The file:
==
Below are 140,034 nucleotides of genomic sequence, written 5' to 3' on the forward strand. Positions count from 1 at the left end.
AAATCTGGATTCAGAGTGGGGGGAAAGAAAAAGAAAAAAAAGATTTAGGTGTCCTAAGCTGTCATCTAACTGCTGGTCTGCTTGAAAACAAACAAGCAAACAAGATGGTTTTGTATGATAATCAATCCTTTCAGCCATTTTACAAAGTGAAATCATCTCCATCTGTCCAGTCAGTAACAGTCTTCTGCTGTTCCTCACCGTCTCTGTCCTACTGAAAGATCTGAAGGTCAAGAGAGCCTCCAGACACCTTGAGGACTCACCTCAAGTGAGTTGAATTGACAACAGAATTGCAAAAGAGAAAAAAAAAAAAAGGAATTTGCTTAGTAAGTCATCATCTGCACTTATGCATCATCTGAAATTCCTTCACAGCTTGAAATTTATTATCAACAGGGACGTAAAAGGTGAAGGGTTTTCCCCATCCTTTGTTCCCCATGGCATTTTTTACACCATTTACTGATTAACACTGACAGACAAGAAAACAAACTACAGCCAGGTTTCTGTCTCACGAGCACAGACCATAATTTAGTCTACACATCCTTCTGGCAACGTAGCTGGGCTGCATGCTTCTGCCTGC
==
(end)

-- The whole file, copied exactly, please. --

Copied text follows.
Below are 140,034 nucleotides of genomic sequence, written 5' to 3' on the forward strand. Positions count from 1 at the left end.
AAATCTGGATTCAGAGTGGGGGGAAAGAAAAAGAAAAAAAAGATTTAGGTGTCCTAAGCTGTCATCTAACTGCTGGTCTGCTTGAAAACAAACAAGCAAACAAGATGGTTTTGTATGATAATCAATCCTTTCAGCCATTTTACAAAGTGAAATCATCTCCATCTGTCCAGTCAGTAACAGTCTTCTGCTGTTCCTCACCGTCTCTGTCCTACTGAAAGATCTGAAGGTCAAGAGAGCCTCCAGACACCTTGAGGACTCACCTCAAGTGAGTTGAATTGACAACAGAATTGCAAAAGAGAAAAAAAAAAAAAGGAATTTGCTTAGTAAGTCATCATCTGCACTTATGCATCATCTGAAATTCCTTCACAGCTTGAAATTTATTATCAACAGGGACGTAAAAGGTGAAGGGTTTTCCCCATCCTTTGTTCCCCATGGCATTTTTTACACCATTTACTGATTAACACTGACAGACAAGAAAACAAACTACAGCCAGGTTTCTGTCTCACGAGCACAGACCATAATTTAGTCTACACATCCTTCTGGCAACGTAGCTGGGCTGCATGCTTCTGCCTGC